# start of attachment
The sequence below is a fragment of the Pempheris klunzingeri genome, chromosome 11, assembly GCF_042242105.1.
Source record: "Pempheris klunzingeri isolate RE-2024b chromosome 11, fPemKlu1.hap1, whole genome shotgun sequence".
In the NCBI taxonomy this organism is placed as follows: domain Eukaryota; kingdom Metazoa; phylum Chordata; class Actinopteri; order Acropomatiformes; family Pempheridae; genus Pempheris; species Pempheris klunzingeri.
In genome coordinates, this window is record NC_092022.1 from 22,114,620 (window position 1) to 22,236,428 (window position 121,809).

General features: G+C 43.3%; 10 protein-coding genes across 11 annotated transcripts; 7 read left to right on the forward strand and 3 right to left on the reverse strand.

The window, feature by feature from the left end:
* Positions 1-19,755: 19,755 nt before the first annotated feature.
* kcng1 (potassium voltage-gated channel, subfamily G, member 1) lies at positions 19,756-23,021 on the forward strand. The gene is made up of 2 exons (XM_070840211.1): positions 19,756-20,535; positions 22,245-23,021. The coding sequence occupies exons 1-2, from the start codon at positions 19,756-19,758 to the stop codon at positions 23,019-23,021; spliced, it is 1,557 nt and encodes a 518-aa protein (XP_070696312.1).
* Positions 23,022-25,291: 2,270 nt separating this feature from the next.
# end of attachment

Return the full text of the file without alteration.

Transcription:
The sequence below is a fragment of the Pempheris klunzingeri genome, chromosome 11, assembly GCF_042242105.1.
Source record: "Pempheris klunzingeri isolate RE-2024b chromosome 11, fPemKlu1.hap1, whole genome shotgun sequence".
In the NCBI taxonomy this organism is placed as follows: domain Eukaryota; kingdom Metazoa; phylum Chordata; class Actinopteri; order Acropomatiformes; family Pempheridae; genus Pempheris; species Pempheris klunzingeri.
In genome coordinates, this window is record NC_092022.1 from 22,114,620 (window position 1) to 22,236,428 (window position 121,809).

General features: G+C 43.3%; 10 protein-coding genes across 11 annotated transcripts; 7 read left to right on the forward strand and 3 right to left on the reverse strand.

The window, feature by feature from the left end:
* Positions 1-19,755: 19,755 nt before the first annotated feature.
* kcng1 (potassium voltage-gated channel, subfamily G, member 1) lies at positions 19,756-23,021 on the forward strand. The gene is made up of 2 exons (XM_070840211.1): positions 19,756-20,535; positions 22,245-23,021. The coding sequence occupies exons 1-2, from the start codon at positions 19,756-19,758 to the stop codon at positions 23,019-23,021; spliced, it is 1,557 nt and encodes a 518-aa protein (XP_070696312.1).
* Positions 23,022-25,291: 2,270 nt separating this feature from the next.